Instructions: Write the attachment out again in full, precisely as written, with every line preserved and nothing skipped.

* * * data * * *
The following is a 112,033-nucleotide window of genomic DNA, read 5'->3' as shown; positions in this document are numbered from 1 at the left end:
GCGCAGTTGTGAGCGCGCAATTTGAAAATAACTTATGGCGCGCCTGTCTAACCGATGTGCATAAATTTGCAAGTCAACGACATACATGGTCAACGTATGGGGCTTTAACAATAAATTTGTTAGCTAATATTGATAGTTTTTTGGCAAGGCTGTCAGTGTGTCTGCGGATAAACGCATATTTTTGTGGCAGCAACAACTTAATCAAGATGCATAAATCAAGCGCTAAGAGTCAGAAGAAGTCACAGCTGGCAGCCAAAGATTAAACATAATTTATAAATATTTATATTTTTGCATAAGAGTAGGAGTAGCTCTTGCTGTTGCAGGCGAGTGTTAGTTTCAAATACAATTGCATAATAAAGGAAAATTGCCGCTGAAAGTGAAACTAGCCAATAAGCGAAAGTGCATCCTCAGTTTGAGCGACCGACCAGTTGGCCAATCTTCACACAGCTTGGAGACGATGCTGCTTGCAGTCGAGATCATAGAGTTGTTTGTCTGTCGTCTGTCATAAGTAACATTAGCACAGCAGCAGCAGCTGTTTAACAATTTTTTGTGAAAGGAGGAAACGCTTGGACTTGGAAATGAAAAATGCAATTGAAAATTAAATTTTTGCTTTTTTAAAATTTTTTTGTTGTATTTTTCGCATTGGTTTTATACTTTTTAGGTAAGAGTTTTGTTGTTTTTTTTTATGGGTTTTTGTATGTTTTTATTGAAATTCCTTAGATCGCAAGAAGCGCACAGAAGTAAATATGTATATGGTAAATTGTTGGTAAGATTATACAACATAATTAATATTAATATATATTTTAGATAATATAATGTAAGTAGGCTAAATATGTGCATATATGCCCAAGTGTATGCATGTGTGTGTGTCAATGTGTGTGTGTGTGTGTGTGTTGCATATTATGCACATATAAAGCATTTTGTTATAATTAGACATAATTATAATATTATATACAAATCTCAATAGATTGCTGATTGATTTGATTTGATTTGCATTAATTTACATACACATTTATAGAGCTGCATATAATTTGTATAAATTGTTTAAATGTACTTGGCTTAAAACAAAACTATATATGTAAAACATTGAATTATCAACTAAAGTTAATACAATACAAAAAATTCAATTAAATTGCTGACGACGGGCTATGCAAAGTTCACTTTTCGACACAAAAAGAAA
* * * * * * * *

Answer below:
The following is a 112,033-nucleotide window of genomic DNA, read 5'->3' as shown; positions in this document are numbered from 1 at the left end:
GCGCAGTTGTGAGCGCGCAATTTGAAAATAACTTATGGCGCGCCTGTCTAACCGATGTGCATAAATTTGCAAGTCAACGACATACATGGTCAACGTATGGGGCTTTAACAATAAATTTGTTAGCTAATATTGATAGTTTTTTGGCAAGGCTGTCAGTGTGTCTGCGGATAAACGCATATTTTTGTGGCAGCAACAACTTAATCAAGATGCATAAATCAAGCGCTAAGAGTCAGAAGAAGTCACAGCTGGCAGCCAAAGATTAAACATAATTTATAAATATTTATATTTTTGCATAAGAGTAGGAGTAGCTCTTGCTGTTGCAGGCGAGTGTTAGTTTCAAATACAATTGCATAATAAAGGAAAATTGCCGCTGAAAGTGAAACTAGCCAATAAGCGAAAGTGCATCCTCAGTTTGAGCGACCGACCAGTTGGCCAATCTTCACACAGCTTGGAGACGATGCTGCTTGCAGTCGAGATCATAGAGTTGTTTGTCTGTCGTCTGTCATAAGTAACATTAGCACAGCAGCAGCAGCTGTTTAACAATTTTTTGTGAAAGGAGGAAACGCTTGGACTTGGAAATGAAAAATGCAATTGAAAATTAAATTTTTGCTTTTTTAAAATTTTTTTGTTGTATTTTTCGCATTGGTTTTATACTTTTTAGGTAAGAGTTTTGTTGTTTTTTTTTATGGGTTTTTGTATGTTTTTATTGAAATTCCTTAGATCGCAAGAAGCGCACAGAAGTAAATATGTATATGGTAAATTGTTGGTAAGATTATACAACATAATTAATATTAATATATATTTTAGATAATATAATGTAAGTAGGCTAAATATGTGCATATATGCCCAAGTGTATGCATGTGTGTGTGTCAATGTGTGTGTGTGTGTGTGTGTTGCATATTATGCACATATAAAGCATTTTGTTATAATTAGACATAATTATAATATTATATACAAATCTCAATAGATTGCTGATTGATTTGATTTGATTTGCATTAATTTACATACACATTTATAGAGCTGCATATAATTTGTATAAATTGTTTAAATGTACTTGGCTTAAAACAAAACTATATATGTAAAACATTGAATTATCAACTAAAGTTAATACAATACAAAAAATTCAATTAAATTGCTGACGACGGGCTATGCAAAGTTCACTTTTCGACACAAAAAGAAA